The delta dawn is always different: a poem

The delta dawn is always different with the
changing tide of seasons. The early purpled light
becomes a red that slowly scrubs the sun
until the skies are clear white.
When the storms abate — or maybe
they just wait —the hurricane lilies
detonate overnight,
tendrils fulminating in protest against
the calendar’s insistence
that it is time for leaves to change.

The cotton bolls in the fields do not know
that they will be harvested, and so
they stand open-faced toward the sun,
a million photonegative musical notes
sung for the season, joyfully ignorant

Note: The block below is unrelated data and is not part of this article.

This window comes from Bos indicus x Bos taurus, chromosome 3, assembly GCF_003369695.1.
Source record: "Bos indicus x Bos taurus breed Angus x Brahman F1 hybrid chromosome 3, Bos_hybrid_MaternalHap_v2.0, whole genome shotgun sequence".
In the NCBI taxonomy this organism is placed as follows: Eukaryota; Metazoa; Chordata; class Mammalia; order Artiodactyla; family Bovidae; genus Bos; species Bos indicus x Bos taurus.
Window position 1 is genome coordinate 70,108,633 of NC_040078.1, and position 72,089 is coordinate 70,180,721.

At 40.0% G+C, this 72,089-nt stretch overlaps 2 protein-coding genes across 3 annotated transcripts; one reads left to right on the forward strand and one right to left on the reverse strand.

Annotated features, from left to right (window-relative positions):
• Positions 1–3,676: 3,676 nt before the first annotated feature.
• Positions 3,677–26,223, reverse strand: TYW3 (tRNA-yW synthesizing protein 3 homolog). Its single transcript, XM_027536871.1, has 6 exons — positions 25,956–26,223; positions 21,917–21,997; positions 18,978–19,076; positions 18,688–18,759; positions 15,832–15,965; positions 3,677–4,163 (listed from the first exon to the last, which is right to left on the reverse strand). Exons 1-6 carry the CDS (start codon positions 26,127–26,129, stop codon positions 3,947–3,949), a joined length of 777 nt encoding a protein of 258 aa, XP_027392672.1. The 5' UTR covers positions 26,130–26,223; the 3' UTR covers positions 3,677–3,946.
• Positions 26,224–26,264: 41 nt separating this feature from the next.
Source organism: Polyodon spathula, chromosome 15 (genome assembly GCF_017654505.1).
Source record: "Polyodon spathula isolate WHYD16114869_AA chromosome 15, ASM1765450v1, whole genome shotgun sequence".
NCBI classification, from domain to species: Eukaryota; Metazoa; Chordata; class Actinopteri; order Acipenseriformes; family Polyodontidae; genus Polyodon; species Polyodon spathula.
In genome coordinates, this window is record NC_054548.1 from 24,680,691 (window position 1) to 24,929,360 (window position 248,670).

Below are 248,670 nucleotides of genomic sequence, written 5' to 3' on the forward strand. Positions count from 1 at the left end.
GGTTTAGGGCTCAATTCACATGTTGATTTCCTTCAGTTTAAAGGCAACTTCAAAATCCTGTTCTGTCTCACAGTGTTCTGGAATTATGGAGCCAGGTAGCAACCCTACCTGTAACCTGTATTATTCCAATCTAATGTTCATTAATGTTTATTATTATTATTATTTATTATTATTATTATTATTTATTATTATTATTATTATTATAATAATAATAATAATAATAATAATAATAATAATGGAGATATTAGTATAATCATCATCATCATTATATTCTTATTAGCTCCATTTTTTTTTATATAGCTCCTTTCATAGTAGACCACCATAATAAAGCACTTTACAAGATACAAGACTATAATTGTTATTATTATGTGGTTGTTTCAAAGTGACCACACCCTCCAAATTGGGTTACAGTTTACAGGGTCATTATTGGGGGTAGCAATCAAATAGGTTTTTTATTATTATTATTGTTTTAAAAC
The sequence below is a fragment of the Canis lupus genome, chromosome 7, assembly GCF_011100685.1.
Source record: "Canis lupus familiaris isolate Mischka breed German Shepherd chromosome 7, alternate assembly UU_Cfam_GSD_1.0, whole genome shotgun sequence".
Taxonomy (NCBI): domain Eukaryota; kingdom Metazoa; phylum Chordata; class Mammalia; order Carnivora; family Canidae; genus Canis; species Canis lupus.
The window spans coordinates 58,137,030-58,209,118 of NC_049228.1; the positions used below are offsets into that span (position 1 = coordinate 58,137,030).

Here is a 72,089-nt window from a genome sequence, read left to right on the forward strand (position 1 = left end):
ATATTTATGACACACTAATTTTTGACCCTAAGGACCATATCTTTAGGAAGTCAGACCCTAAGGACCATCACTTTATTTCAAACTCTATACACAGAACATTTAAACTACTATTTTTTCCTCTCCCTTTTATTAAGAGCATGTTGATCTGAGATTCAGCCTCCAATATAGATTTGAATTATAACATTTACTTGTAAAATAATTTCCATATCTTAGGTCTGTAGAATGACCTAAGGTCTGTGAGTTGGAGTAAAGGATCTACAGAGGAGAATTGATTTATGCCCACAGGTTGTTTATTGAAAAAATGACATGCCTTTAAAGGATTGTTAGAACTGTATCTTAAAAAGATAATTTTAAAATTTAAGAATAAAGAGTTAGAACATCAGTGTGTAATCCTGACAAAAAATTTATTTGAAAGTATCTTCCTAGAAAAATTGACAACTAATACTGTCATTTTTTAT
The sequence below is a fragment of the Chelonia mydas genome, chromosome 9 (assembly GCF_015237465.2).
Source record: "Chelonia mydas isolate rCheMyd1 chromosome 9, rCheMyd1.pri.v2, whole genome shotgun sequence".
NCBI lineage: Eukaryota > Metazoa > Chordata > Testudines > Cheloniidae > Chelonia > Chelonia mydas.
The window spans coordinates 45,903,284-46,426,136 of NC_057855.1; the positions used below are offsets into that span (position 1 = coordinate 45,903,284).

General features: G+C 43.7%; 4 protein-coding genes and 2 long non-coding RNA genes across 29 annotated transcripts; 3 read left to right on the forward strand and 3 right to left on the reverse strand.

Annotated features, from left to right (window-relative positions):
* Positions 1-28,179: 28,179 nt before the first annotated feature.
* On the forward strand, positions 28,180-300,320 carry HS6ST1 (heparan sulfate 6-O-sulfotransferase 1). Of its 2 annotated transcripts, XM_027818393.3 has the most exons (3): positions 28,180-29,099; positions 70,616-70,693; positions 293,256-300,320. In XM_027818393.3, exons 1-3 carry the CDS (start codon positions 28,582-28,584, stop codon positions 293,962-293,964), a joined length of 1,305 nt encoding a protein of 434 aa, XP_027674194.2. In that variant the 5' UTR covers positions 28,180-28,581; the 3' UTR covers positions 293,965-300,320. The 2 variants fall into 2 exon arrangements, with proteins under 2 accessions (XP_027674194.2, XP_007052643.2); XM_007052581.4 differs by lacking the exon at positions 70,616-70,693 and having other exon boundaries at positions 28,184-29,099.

that they will never know
the bittersweet burn
of first frost’s kiss.

Inmate crews work the highways,
prison bulls perched atop horses,
a scene from another century.
Herons walk the ditches, ambivalent,
throatily croaking at this strange striped species
that does nothing
but warn the frogs hiding in the grass.

Blackbirds call each other with voices
like a rusty hinge, and butterflies find
friends bumping between blooms.

They understand that winter is coming.
The poplars are already yellow.
But there’s no need to be melancholy
when there’s still so much life in the world.

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